I hope this generates lots of comments! And, Tom, thank you for opening this thread which is sure to get folks talkin' and thinkin'.
Tuesday, February 10, 2009
Tommy Kramer has spent over 35 years in radio as an on-air talent, Programmer, and Talent Coach, and has worked with over 200 stations in all formats, specializing in coaching morning team shows. He was elected to the Texas Radio Hall of Fame in 2003. He’ll share insights into gaining the trust of an air personality and techniques for helping them improve their air work and as a result their ratings.
Admission is free, but you must have an invitation. RSVP now.
Sunday, February 08, 2009
Success was about making the commitment in the first place, and taking the risk because it felt like the right thing to do. Looking back, success has less and less to do with the way it all looks on the outside. -- Kathy Mattea
Taking a cue from Esquire magazine's inspiration-filled "What I've Learned" series, Nashville's Tennessean turned to some Music City Grammy nominees in Sunday's paper and asked them to share a few. (click to read this fascinating series of articles)
Country Weekly's cover story catches up with the members of that historic class as they reflect on life 20 years later.
“I’d never have thought that I’d be still out here touring and having hit records and still getting on the radio. I guess sometimes the music might be a little timeless––that helps you hang on.” -- Alan JacksonClint is pleased to be among that breakout group of artists and says, “I’m proud of my contribution and I feel like I gave it my best.”
If you were 25 years old when the 1989-1995 boom peaked in the mid-90's, you're 39 today.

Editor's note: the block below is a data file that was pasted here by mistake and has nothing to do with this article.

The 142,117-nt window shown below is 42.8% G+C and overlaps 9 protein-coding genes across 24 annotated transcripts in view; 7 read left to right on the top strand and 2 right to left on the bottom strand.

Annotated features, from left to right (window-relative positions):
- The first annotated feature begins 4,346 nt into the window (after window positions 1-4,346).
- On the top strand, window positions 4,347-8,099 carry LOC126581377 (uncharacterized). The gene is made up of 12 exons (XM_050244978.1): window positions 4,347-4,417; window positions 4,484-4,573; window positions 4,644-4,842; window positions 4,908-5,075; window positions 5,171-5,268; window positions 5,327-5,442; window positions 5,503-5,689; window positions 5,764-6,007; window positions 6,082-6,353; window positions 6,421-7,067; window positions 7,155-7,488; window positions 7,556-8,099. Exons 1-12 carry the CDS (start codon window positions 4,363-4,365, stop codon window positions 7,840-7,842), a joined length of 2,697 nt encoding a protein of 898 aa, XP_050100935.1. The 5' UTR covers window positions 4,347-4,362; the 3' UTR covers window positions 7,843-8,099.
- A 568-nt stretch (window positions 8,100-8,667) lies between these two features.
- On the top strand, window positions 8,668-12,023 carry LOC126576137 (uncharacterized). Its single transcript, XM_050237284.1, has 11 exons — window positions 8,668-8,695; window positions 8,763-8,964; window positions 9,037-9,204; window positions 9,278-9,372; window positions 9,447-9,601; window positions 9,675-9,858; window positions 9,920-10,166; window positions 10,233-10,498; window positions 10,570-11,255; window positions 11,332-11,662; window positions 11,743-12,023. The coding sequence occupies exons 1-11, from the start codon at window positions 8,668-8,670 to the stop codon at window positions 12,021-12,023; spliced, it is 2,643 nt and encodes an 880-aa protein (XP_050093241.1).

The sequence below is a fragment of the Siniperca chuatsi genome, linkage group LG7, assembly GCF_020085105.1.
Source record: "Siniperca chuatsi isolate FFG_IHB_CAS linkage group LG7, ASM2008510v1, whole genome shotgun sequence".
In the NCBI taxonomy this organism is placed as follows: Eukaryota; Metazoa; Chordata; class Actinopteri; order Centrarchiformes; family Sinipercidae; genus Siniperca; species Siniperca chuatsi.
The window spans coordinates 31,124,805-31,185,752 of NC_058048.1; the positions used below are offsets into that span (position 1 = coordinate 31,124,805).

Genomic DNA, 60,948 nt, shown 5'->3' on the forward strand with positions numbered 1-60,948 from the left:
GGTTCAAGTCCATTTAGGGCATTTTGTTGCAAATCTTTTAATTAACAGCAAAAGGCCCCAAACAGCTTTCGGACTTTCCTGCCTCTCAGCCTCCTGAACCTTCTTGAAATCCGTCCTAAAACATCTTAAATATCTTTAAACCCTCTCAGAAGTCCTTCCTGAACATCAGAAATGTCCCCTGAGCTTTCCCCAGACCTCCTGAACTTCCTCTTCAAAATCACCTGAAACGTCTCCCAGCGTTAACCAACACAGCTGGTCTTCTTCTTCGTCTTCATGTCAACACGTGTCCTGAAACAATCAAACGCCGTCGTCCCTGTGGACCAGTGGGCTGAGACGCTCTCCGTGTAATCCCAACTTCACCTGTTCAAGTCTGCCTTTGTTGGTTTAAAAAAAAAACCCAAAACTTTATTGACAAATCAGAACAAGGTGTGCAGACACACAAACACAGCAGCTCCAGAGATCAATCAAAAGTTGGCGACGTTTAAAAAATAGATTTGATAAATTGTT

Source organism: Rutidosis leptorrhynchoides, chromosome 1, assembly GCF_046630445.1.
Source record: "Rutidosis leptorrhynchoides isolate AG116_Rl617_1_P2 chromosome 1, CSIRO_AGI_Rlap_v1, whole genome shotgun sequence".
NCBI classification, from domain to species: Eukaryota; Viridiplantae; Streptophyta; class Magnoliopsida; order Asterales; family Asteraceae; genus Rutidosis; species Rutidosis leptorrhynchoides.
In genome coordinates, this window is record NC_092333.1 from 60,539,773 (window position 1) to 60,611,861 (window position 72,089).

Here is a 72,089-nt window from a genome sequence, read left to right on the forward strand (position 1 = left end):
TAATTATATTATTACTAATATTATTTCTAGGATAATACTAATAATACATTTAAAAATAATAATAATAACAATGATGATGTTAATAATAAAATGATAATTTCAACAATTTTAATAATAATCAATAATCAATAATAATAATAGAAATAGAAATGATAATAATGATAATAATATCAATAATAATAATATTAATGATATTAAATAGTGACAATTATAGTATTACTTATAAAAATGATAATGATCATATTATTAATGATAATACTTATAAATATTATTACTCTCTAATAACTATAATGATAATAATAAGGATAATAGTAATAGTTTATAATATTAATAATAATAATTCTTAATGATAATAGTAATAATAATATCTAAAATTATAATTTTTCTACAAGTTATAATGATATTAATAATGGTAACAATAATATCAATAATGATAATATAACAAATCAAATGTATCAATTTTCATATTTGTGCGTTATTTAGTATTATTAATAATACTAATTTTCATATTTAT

Also in this week's issue of the magazine, Taylor Swift, Dierks Bentley, Jack Ingram and more stars reveal how they like to spend Valentine’s Day with that special someone. Taylor says that if she could create the perfect day, “It would be full of surprises. I don’t think I’ve ever dated a guy that was really incredibly romantic as far as surprises and things like that.” And for John Michael Montgomery, the ideal romantic date with his wife involves “lots of sushi and going to the movies.”
Country Weekly's PR Contact: Webster & Associates Public Relations (615-777-6995), Bonnie Brozik or Kirt Webster
Saturday, February 07, 2009
View PDF of Report
Contrary to the image of Generation Y as the "Net Generation," internet users in their 20s do not dominate every aspect of online life. Generation X is the most likely group to bank, shop, and look for health information online. Boomers are just as likely as Generation Y to make travel reservations online. And even Silent Generation internet users are competitive when it comes to email (although teens might point out that this is proof that email is for old people).
Friday, February 06, 2009
Exactly Which ARB Neighborhoods Those "Charming, Engaging And Persuasive Bilinguals" Are Walking Through